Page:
Political partnerships are nothing new to American politics, but what happens when the domestic world and the political realm overlap? To examine that question and learn more about one of the most significant political partnerships in American history, I recently spoke with Thomas Balcerski, author of Bosom Friends: The Intimate World of James Buchanan and William Rufus King. In our conversation, Tom shared some great insights about the politics, ideologies, and society of antebellum America and not only how Buchanan and King fit in to all of that but what studying their lives and their relationship can tell us in turn about larger historical themes. Additional resources for this episode can be found at http://presidencies.blubrry.com.
Featured Images: Dr. Thomas Balcerski, courtesy of the author, and “James Buchanan” by George Peter Alexander Healy [c. 1859], courtesy of Wikipedia
The nation had little time to process the news that Adams was defeated in his bid for reelection as a constitutional crisis developed regarding who would succeed him to the post. Meanwhile, the outgoing president only had a few weeks remaining to secure the ratification of the Convention of Mortefontaine, get several federal judges confirmed including a new Chief Justice of the Supreme Court, and get a new Treasury Secretary in place. Sources used for this episode can be found at http://presidencies.blubrry.com.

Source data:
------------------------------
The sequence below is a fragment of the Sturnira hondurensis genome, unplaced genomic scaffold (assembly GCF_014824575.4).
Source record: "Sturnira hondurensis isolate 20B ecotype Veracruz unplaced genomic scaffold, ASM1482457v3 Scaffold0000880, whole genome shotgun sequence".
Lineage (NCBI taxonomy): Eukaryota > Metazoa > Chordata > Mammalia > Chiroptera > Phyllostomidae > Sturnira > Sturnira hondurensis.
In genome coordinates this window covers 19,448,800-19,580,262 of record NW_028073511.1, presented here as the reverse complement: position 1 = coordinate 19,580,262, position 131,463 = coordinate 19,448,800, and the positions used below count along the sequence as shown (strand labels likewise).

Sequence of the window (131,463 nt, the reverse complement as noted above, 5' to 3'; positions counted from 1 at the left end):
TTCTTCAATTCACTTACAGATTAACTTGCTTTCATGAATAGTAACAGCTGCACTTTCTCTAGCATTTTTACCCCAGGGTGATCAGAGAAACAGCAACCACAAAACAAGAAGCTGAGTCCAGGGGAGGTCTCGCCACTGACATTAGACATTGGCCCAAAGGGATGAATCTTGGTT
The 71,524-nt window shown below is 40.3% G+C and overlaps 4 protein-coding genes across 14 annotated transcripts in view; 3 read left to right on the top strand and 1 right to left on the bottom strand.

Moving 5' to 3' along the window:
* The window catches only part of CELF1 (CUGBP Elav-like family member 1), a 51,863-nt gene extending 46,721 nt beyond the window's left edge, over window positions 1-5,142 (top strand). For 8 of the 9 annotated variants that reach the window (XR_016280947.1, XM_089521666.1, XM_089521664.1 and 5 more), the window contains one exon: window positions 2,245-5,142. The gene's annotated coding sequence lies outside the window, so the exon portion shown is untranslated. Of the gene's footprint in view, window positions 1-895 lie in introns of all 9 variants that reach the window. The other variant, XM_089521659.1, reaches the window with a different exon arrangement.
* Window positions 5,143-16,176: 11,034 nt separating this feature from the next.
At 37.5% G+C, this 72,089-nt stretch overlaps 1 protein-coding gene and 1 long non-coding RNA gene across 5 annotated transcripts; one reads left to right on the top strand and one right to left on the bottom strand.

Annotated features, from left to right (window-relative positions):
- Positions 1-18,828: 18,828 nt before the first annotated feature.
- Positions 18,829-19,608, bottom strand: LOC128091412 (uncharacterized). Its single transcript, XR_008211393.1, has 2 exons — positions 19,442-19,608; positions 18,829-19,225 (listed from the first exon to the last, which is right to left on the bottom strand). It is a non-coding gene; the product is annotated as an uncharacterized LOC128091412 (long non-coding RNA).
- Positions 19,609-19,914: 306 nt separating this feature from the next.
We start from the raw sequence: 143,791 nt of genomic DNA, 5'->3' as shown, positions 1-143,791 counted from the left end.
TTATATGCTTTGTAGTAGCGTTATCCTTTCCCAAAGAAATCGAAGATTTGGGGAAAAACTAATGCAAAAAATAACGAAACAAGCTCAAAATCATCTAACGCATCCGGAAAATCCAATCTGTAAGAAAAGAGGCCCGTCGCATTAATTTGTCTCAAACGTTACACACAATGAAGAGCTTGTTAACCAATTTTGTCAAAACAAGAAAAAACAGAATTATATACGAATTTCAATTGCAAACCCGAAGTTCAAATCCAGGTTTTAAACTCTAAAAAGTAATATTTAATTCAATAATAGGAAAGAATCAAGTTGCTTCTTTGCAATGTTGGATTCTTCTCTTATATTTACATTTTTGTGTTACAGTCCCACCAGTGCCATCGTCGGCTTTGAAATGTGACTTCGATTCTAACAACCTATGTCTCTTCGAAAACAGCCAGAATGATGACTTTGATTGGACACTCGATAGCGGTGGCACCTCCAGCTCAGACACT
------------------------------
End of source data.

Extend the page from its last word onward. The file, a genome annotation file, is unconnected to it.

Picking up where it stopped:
Featured Image: “Front View of the President’s House, in the City of Washington” [c.1807], courtesy of Wikipedia
Washington’s inauguration, while starting up the wheels of the executive branch, leaves many questions to be answered by the first chief executive and the new government. What titles will be used to address the president? How will he make himself available to the public and to the other branches of government? What does seeking “the Advice and Consent of the Senate” really mean anyway? So much of what we take for granted with the presidency nowadays is established in Washington’s first few months on the job, and these precedents that he established in the early part of his administration are the focus of this episode. Source information for this episode can be found at http://presidencies.blubrry.com.